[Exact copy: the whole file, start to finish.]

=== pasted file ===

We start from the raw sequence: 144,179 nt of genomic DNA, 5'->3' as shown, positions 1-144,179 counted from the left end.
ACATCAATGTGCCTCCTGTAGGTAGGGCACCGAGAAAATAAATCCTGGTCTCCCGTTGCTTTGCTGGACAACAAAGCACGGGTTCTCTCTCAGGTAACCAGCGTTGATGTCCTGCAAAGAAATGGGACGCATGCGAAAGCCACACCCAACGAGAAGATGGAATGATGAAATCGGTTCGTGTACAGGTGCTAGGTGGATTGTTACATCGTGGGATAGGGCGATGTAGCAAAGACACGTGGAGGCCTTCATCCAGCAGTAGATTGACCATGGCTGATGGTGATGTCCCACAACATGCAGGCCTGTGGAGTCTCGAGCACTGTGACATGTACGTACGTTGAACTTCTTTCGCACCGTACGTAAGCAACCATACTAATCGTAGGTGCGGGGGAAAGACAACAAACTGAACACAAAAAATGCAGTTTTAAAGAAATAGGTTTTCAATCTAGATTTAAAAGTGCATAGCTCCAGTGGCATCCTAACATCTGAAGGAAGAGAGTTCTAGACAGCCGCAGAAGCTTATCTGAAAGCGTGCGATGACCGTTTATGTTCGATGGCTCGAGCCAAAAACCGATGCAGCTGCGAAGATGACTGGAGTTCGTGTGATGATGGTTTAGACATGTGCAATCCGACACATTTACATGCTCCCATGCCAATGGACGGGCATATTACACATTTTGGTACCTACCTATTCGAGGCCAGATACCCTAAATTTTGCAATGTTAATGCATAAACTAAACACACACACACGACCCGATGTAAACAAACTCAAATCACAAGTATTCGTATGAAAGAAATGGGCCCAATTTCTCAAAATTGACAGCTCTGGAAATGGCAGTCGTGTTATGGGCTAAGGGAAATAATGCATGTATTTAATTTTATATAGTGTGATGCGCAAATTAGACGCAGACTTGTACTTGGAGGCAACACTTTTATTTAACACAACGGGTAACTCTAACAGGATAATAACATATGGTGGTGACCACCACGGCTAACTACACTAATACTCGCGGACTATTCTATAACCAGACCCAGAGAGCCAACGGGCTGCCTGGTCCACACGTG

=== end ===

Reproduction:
We start from the raw sequence: 144,179 nt of genomic DNA, 5'->3' as shown, positions 1-144,179 counted from the left end.
ACATCAATGTGCCTCCTGTAGGTAGGGCACCGAGAAAATAAATCCTGGTCTCCCGTTGCTTTGCTGGACAACAAAGCACGGGTTCTCTCTCAGGTAACCAGCGTTGATGTCCTGCAAAGAAATGGGACGCATGCGAAAGCCACACCCAACGAGAAGATGGAATGATGAAATCGGTTCGTGTACAGGTGCTAGGTGGATTGTTACATCGTGGGATAGGGCGATGTAGCAAAGACACGTGGAGGCCTTCATCCAGCAGTAGATTGACCATGGCTGATGGTGATGTCCCACAACATGCAGGCCTGTGGAGTCTCGAGCACTGTGACATGTACGTACGTTGAACTTCTTTCGCACCGTACGTAAGCAACCATACTAATCGTAGGTGCGGGGGAAAGACAACAAACTGAACACAAAAAATGCAGTTTTAAAGAAATAGGTTTTCAATCTAGATTTAAAAGTGCATAGCTCCAGTGGCATCCTAACATCTGAAGGAAGAGAGTTCTAGACAGCCGCAGAAGCTTATCTGAAAGCGTGCGATGACCGTTTATGTTCGATGGCTCGAGCCAAAAACCGATGCAGCTGCGAAGATGACTGGAGTTCGTGTGATGATGGTTTAGACATGTGCAATCCGACACATTTACATGCTCCCATGCCAATGGACGGGCATATTACACATTTTGGTACCTACCTATTCGAGGCCAGATACCCTAAATTTTGCAATGTTAATGCATAAACTAAACACACACACACGACCCGATGTAAACAAACTCAAATCACAAGTATTCGTATGAAAGAAATGGGCCCAATTTCTCAAAATTGACAGCTCTGGAAATGGCAGTCGTGTTATGGGCTAAGGGAAATAATGCATGTATTTAATTTTATATAGTGTGATGCGCAAATTAGACGCAGACTTGTACTTGGAGGCAACACTTTTATTTAACACAACGGGTAACTCTAACAGGATAATAACATATGGTGGTGACCACCACGGCTAACTACACTAATACTCGCGGACTATTCTATAACCAGACCCAGAGAGCCAACGGGCTGCCTGGTCCACACGTG